In this episode of How to CEO, I had the opportunity to talk with Itai Sadan, CEO of the website design platform Duda. The Duda platform is popular with media agencies and other companies that offer web design services.
I kicked off the conversation by asking Itai why, and when, he chose to become a CEO. Not surprisingly, he had an entrepreneurial spirit at a young age.
Itai started his first company at 21 years old. It was focused around document saving and databases for small businesses. He soon decided to change directions and study at a university level.
Then, after many years of working at large companies and small startups alike, he came up with a great idea he was passionate about. He built Duda around that idea.
Thinking Like a Buyer
I asked Itai about his core skills and traits that were useful in building his latest company. He told me that he’d gained a variety of crucial skills by watching other companies grow, learning from other leaders, and gleaning insight from those experiences.
He also told me that one needs skills beyond merely being a CEO.
“As CEO of a software company, you’re selling to other companies. It’s about understanding how the thinking is on the other side. It’s understanding how the buyer is looking at it and understanding the processes that happen in bigger companies around the buying process and the people involved.”
Understanding Bigger Companies
It was helpful for Itai to previously be on the buyer’s side within a large company. In his words, “Later on, when you’re selling software, you might be just a small startup, and you’re nimble, and you want things to happen quickly. So it’s important to understand bigger companies, how they work, and the processes they go through.”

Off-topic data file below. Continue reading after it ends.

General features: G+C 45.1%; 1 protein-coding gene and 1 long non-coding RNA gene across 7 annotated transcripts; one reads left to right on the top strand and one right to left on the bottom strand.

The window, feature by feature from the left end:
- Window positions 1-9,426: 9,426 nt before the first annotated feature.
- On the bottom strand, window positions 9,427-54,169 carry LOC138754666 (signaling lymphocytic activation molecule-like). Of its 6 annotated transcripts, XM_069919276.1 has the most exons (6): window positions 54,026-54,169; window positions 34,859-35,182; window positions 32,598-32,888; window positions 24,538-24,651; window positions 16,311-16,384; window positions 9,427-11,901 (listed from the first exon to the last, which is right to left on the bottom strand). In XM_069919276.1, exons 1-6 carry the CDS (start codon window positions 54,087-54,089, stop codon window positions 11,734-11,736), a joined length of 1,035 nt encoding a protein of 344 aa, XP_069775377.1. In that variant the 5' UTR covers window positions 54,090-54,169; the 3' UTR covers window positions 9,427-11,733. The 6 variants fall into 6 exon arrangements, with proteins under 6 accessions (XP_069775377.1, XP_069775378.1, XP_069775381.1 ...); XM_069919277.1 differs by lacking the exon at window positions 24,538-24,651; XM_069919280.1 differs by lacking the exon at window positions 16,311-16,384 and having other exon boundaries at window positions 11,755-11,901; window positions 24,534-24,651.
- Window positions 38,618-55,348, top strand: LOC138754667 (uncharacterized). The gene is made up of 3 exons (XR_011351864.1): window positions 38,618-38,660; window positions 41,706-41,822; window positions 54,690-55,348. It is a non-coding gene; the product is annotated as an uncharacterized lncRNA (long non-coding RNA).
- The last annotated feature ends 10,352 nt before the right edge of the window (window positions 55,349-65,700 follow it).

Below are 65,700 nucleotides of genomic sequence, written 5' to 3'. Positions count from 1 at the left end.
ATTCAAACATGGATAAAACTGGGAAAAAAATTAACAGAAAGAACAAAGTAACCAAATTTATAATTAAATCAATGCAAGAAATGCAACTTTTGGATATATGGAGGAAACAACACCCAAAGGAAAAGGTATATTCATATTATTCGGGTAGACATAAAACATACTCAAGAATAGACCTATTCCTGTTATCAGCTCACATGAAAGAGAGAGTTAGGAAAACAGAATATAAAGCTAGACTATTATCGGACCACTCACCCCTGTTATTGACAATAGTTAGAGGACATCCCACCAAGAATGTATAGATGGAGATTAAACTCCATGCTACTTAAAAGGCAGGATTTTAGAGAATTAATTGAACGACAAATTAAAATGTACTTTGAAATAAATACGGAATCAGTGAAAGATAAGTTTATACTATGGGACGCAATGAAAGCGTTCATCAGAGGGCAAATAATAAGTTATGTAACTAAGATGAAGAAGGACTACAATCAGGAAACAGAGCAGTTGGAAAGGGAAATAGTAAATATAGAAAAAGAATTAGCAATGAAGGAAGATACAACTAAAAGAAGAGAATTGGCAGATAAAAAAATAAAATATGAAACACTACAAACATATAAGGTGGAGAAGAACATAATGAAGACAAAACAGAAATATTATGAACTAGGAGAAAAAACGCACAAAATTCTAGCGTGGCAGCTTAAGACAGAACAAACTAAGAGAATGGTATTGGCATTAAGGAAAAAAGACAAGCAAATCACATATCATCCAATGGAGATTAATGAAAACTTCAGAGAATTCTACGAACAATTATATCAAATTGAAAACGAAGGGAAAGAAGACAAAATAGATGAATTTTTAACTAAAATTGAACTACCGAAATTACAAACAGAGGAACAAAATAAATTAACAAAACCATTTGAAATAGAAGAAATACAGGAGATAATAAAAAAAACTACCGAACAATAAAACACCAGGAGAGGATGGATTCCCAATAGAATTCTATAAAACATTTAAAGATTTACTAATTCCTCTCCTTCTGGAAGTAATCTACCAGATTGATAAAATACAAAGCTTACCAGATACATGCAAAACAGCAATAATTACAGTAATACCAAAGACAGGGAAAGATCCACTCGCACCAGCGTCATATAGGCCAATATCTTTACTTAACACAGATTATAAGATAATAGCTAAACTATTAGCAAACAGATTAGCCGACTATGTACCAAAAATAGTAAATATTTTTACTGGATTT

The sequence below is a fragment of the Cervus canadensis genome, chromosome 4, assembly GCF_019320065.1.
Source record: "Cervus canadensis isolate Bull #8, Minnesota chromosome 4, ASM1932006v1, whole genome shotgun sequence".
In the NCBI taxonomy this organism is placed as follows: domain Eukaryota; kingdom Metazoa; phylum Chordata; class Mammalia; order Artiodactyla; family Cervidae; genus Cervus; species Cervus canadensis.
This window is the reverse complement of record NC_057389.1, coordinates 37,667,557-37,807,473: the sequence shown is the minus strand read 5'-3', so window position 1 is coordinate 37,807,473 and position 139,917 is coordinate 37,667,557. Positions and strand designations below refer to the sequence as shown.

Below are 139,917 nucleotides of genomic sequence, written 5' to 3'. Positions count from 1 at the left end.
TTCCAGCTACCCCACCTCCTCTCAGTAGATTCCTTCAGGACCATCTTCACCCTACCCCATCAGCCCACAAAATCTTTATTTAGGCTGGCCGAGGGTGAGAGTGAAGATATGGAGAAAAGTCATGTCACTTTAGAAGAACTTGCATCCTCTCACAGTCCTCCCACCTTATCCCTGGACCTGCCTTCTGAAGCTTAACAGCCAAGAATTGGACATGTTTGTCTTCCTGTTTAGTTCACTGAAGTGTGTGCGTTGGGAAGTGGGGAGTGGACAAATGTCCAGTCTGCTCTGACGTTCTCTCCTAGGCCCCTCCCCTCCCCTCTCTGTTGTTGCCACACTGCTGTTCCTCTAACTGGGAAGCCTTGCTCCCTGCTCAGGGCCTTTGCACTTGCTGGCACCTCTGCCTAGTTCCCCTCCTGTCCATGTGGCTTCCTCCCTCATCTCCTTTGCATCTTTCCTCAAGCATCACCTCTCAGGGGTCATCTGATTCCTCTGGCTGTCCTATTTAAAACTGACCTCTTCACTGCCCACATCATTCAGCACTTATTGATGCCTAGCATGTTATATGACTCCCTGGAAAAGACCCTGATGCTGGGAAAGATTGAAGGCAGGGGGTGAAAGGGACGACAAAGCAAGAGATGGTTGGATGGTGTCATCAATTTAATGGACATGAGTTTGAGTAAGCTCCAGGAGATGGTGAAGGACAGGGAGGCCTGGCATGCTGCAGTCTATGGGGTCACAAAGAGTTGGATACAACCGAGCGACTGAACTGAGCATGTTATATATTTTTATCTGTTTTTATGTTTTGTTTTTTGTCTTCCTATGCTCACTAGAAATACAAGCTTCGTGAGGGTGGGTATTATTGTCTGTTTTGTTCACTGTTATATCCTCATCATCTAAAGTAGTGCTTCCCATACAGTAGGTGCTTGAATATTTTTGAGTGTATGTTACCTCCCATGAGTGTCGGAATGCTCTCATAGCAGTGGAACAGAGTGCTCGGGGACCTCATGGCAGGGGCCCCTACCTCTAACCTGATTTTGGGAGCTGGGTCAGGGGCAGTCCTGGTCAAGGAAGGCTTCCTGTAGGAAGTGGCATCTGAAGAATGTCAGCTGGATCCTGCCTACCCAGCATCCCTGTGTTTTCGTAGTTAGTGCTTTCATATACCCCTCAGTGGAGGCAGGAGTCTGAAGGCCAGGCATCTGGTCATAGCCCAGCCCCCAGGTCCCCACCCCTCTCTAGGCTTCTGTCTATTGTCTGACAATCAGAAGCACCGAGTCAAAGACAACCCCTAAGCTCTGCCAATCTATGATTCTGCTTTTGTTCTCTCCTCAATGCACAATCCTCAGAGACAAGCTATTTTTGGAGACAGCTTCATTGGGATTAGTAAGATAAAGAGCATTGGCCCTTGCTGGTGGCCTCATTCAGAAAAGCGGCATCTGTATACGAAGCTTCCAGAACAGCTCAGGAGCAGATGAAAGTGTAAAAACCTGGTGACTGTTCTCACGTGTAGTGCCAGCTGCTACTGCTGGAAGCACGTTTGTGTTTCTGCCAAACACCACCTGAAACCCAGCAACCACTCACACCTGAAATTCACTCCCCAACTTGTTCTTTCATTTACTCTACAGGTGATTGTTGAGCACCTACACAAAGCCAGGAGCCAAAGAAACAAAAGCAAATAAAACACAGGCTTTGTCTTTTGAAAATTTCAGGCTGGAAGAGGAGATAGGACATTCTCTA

You should also get acquainted with the companies and the right people within those companies so you can effectively manage the selling cycle.
Getting Communication Right
As a CEO, communicating effectively with your team is one of the hardest things to do. Many of the problems Itai has encountered over the years have stemmed from ineffective communication.
While today’s technology makes it easier than ever to communicate, it also makes it hard to communicate. With all the tools (Slack, email, etc.,) businesses lose the benefits of in-person communication that we all used to have.
Although it’s so difficult, good communication is also one of the most critical aspects of success. Communication affects everything from decision making to strategy.
As Itai told me, excellent communication has several advantages, including speed. It helps eliminate re-works and edits while enabling businesses to get work done much faster. Excellent communication also helps reduce costs and increase overall customer satisfaction.
“Time is money,” Itai told me. “The faster an agency can achieve the end result that satisfies a customer, that’s higher margins they get to keep.” This is a much better scenario than a poorly communicating team that continues working on a project that could have ended weeks earlier.
How Itai Helps Web-Design Agencies Communicate
Itai told me about a recurring problem he’s seen with his digital-agency clients (i.e., agencies who use Duda to build websites for their customers.)
One of the communication barriers they have is communicating the changes and revisions that inevitably happen throughout the website-building process. Many different tools are used to communicate change requests, including texts, emails, sharing screenshots, etc. And there’s a lot of ambiguity when communication happens outside of the context of building the website.
So Itai and his team built a feature into Duda that brings in-context communication to the web design process.
Itai has made sure that with the Duda platform, an agency’s customers can highlight exact sections on their website when asking the agency to make changes. Users can highlight copy, colors, fonts, etc. for better communication.
Listen to the whole episode!
Itai gave much more insight throughout the episode. He discussed reasons why he chose to have three office locations, how he stays close to customers and their pain points, why he spends 40% of his time on people-related tasks (like hiring,) and more. Tune in to this episode to hear the rest of his timely insights.